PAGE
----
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Just 8% of rental properties are available in Ireland within rent support limits

That’s according to a study conducted by the Simon Communities of Ireland.

OVER 90% OF homes for rent in Ireland are beyond the reach of people dependent on state housing benefits, according to a new Simon Communities study. 

The charity has called for the implementation of many of the proposals included in the new amended Residential Tenancies Bill 2018, which is currently under consideration in the Dáil. 

The 13th edition of the Locked Out of the Market report, published today, found that there were just 8% of properties available on the market to rent (48 properties) which were within Housing Assistance Payment (HAP) limits. 

HAP is a form of rental benefit payment to assist lower-income households.

Under HAP, a tenant’s main rent is paid directly to a landlord, with the tenant paying a differential rent to their local council. The tenants must cover their own deposit, and no rent is paid by the council in advance of them entering the home.

The research was undertaken over three consecutive days between 21 and 23 November 2018. 

It found that there was a 51% decrease in the number of properties available to rent in November 2018 (569 properties) compared to the first such study in May 2015, when 1,150 properties were available. 


Paul Sheehan, national spokesperson for the Simon Communities of Ireland, has said Rent Pressure Zones provided for in existing legislation need to be properly monitored and continuously enforced by the Residential Tenancies Board. 

“More broadly, it is clear that the private sector is struggling to deliver the level of affordable housing needed in this country in the long-term. The Simon Communities of Ireland believe it is vital that the State, in conjunction with Local Authorities and Approved Housing Bodies, build and invest in social and affordable housing across all tenure types nationwide,” Sheehan said.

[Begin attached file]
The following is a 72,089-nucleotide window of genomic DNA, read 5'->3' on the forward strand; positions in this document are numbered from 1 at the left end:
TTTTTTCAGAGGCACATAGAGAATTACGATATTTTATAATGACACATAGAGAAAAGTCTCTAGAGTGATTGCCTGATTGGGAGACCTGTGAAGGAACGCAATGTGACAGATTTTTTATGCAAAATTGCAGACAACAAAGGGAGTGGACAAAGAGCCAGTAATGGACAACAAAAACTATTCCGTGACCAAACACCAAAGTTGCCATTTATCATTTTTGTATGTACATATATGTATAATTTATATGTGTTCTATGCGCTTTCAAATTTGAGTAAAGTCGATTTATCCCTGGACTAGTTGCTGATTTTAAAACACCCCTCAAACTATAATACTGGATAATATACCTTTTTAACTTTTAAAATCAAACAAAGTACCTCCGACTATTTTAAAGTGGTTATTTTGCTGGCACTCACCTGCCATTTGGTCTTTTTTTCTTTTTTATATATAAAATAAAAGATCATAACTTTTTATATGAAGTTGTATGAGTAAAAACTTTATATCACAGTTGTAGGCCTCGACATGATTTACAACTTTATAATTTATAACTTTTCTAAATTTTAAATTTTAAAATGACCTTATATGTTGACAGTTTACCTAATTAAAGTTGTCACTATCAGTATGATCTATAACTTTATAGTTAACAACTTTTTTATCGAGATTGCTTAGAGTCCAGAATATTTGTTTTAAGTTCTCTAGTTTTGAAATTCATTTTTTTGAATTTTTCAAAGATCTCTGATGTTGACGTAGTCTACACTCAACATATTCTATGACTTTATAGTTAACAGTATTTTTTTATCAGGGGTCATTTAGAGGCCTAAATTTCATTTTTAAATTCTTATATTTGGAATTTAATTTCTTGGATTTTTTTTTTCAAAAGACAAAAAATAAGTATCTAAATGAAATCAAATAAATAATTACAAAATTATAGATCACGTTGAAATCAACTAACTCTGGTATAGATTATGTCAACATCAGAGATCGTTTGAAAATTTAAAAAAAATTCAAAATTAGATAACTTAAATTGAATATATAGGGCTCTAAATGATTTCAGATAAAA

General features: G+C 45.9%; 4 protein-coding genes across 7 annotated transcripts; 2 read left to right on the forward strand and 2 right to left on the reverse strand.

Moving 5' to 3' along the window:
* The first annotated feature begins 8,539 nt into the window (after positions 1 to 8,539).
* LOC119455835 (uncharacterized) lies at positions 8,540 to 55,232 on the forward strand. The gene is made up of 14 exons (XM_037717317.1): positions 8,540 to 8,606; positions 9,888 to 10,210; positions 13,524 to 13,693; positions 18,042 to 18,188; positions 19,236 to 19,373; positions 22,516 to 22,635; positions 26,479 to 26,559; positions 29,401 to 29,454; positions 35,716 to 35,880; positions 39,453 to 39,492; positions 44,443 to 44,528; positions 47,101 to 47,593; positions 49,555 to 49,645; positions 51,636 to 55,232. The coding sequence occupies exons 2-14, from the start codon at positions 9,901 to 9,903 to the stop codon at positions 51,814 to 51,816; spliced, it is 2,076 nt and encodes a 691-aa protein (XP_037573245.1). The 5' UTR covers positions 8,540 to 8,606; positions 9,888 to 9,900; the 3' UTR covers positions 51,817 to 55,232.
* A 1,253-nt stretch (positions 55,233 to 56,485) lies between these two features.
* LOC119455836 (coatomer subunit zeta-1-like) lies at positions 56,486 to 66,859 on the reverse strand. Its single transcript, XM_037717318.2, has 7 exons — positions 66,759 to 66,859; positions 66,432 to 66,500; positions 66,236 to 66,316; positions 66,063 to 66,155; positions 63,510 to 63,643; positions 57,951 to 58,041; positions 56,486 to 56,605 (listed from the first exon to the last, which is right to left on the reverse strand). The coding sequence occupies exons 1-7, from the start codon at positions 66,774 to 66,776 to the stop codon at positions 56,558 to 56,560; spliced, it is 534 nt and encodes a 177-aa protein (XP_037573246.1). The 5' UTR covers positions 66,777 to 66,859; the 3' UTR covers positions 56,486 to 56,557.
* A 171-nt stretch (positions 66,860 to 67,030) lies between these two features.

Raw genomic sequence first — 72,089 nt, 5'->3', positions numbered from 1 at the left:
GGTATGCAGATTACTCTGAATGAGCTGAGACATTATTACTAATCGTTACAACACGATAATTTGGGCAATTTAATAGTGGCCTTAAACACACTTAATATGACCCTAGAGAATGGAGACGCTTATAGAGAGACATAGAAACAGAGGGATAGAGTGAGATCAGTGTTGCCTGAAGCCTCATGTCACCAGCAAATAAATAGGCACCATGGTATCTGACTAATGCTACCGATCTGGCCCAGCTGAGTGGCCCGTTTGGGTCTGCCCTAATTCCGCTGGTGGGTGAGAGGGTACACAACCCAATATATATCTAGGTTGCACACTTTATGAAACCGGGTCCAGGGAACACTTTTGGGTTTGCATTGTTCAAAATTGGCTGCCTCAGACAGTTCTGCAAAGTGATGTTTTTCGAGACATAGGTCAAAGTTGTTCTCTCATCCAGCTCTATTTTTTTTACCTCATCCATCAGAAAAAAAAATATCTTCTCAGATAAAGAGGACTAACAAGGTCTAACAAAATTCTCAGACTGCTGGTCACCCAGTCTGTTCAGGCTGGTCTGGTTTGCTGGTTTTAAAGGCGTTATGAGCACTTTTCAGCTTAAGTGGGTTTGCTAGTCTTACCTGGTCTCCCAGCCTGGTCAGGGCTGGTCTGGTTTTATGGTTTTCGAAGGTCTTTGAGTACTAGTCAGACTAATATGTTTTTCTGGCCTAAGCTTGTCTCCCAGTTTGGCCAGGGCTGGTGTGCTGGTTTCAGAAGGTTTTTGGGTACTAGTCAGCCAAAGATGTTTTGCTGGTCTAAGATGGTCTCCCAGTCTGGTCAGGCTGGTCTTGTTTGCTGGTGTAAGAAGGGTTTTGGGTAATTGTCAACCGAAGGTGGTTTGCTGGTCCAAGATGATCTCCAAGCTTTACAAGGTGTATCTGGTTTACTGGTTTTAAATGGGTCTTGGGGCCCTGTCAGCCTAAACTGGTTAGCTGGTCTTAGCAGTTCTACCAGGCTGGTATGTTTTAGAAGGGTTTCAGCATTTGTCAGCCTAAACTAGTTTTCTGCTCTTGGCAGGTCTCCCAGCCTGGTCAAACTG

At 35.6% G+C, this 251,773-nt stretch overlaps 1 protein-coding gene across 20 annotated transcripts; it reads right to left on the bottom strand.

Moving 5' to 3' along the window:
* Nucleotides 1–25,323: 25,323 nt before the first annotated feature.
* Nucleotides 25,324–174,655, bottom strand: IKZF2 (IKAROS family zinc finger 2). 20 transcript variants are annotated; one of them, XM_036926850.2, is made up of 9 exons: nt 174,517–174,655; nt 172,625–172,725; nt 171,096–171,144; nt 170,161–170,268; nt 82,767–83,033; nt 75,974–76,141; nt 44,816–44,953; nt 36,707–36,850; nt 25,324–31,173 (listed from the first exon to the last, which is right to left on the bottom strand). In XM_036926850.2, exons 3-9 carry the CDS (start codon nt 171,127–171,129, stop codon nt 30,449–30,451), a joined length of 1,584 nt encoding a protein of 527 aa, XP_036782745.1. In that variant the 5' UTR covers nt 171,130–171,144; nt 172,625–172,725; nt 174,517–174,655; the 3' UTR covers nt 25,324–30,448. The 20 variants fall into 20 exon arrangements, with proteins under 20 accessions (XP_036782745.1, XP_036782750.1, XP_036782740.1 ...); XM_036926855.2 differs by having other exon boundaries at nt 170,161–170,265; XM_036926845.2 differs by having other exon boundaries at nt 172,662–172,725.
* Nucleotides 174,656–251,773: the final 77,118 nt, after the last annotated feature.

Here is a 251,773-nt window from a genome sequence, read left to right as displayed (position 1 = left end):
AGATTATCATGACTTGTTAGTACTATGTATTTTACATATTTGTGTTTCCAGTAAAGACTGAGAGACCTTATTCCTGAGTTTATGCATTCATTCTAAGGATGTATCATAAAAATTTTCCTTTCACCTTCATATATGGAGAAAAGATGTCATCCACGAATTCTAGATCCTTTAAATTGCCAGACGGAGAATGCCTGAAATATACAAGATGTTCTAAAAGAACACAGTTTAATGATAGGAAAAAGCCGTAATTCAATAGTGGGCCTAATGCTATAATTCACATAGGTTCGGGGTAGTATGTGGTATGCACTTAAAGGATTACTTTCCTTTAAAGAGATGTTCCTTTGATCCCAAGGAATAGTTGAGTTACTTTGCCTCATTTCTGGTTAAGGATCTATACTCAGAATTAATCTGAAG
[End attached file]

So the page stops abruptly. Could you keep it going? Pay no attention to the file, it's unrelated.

Homeless emergency accommodation figures for January show that there are now a combined total of 9,987 people homeless and living in emergency accommodation in Ireland, a significant rise of 234 people from December.

The numbers taken over the course of one week in January show that there were 6,363 adults and 3,624 homeless children living in emergency accommodation in the state. 

“Almost 10,000 people were forced to start 2019 in emergency accommodation. Without an accessible private rental sector or affordable housing, people have nowhere to go if they cannot afford to rent,” Sheehan said. 

Deeper look

Looking further into the figures, the study found there only five properties were available to rent within HAP or Rent Supplement (RS) limits across all study areas for a single person on the dates surveyed. 

These properties were located in Athlone (1), Cork City Centre (1), Galway City Centre (1) and north Kildare (2). 

simon Simon Communities of Ireland Simon Communities of Ireland

Five properties were available within RS and HAP limits across all areas for a couple over the course of the study, too. 

These were also located in the above locations. 

“It is alarming that in some of the country’s most-populated urban centres, there is absolutely nowhere to rent for people depending on HAP for their housing. Not one property within Rent Supplement/HAP was available across any household category in Limerick City Centre and Waterford City Centre,” Sheehan said. 

 The Simon Communities support over 13,000 men, women and children.

The full report can be found here

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